Stocks rebounded on Tuesday from a 10-month low on the S&P 500 on data that showed the services sector, the economy's largest, grew for a sixth straight month in June.

Bank stocks were among the top gainers, taking their cue from Christian Noyer, a member of the European Central Bank Governing Council. Noyer said French banks are likely to pass stress tests designed to reassure markets that banks were healthy.

Bank of America Corp rose 2 percent to $14.11 and the KBW bank index <.BKX> gained 2.6 percent.

Data showed the U.S. services sector grew last month, helping to ease fears of a contraction in the economy.

With stock valuations being so oversold, the data is helping (the U.S. stock market) follow what we're seeing overseas, said Steve Goldman, market strategist at Weeden & Co in Greenwich, Connecticut.

The Dow Jones industrial average <.DJI> gained 73.15 points, or 0.76 percent, to 9,759.63. The Standard & Poor's 500 Index <.SPX> rose 8.64 points, or 0.84 percent, to 1,031.22. The Nasdaq Composite Index <.IXIC> added 14.74 points, or 0.70 percent, to 2,106.53.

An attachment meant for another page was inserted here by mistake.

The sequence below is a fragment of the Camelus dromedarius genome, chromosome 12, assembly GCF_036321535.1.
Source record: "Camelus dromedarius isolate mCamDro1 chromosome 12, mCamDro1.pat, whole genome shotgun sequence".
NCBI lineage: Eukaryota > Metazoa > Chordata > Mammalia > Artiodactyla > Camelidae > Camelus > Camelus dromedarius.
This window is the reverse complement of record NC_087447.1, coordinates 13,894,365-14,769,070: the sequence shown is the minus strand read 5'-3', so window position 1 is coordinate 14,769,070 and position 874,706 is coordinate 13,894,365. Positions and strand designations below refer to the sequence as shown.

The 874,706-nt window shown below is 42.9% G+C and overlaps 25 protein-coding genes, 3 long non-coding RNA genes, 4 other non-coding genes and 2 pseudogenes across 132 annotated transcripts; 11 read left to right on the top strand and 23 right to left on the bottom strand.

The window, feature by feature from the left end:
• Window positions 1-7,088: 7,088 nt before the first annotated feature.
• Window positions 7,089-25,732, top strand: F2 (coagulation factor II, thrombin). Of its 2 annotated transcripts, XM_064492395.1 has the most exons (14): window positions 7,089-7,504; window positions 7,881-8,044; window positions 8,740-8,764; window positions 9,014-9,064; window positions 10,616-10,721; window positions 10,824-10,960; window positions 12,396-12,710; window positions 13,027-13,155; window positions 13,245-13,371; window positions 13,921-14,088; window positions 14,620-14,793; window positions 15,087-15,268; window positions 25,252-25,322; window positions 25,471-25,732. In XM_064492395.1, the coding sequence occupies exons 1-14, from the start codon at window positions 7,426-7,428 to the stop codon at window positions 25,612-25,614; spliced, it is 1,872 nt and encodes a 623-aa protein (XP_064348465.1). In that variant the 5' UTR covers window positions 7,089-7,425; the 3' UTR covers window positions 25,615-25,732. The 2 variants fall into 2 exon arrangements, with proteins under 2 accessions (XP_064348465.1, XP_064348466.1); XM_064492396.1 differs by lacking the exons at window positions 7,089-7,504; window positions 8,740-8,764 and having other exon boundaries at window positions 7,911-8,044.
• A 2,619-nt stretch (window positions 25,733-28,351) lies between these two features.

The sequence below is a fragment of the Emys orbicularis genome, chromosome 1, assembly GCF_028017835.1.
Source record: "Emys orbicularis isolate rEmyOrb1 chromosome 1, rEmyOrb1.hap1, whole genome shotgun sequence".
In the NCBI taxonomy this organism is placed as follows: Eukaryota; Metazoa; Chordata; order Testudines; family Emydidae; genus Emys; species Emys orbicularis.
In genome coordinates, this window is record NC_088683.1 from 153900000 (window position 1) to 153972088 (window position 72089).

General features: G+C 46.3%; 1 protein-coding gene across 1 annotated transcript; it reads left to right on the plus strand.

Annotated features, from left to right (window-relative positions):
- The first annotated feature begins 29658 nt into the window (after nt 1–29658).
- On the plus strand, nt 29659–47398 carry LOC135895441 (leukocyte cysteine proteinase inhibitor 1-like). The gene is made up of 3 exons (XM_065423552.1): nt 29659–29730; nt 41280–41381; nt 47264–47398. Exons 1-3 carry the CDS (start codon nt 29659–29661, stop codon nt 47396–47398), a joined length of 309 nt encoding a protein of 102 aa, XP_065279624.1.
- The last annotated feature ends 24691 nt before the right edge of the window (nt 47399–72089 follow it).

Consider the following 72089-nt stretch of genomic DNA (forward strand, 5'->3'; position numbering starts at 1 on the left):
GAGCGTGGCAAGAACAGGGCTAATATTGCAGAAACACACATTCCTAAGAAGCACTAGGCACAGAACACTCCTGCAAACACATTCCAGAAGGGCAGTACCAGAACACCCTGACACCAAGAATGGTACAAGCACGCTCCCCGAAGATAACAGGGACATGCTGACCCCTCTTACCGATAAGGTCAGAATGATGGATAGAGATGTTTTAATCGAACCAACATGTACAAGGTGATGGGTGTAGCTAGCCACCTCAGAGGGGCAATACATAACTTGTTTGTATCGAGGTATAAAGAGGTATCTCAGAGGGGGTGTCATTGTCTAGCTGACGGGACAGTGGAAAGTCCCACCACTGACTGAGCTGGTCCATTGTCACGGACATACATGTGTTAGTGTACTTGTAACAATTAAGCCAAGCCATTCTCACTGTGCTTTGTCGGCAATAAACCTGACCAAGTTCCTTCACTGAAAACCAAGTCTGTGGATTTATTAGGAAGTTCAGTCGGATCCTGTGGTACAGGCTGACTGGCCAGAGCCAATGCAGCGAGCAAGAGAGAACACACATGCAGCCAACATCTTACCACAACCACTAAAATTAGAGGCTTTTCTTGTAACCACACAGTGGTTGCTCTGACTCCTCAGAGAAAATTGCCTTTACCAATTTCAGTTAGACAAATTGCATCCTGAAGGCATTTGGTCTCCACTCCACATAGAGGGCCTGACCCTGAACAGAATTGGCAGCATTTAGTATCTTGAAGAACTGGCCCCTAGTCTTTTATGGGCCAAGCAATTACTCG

Stocks lost steam in the early afternoon. Advancers beat decliners by about 5 to 2 on the NYSE compared with a nearly 7-to-1 ratio following the market open.

The S&P 500 hit a 10-month closing low on Friday after falling for 9 out of the 10 previous sessions.

Halliburton Co firmed 3.2 percent at $26.55 and an oil services sector index <.OSX> jumped 2.5 percent after Barclays Capital upgraded the sector.

Chipmaker shares were boosted by a report showing worldwide semiconductor sales rose 4.5 percent in May from April. SanDisk Corp gained 2.9 percent to $42.66 and a sector index <.SOXX> added 1.6 percent.

Goldman Sachs Group Inc rose 1.9 percent to $133.55 following an upgrade by JPMorgan, who said the company was the best in its class at managing risk.

British oil company BP ruled out a share issue amid talk of sovereign wealth fund interest in a stake, boosting its shares even as the Gulf of Mexico oil slick spread to the Texas coast.

BP's New York-traded stock gained 6.8 percent to $31.35.

Despite Tuesday's advance, the S&P 500's 50-day simple moving average confirmed its break below the 200-day simple moving average, an occurrence known by chartists as a death cross, seen as a harbinger of further downward pressure.

(Reporting by Rodrigo Campos; Editing by Kenneth Barry)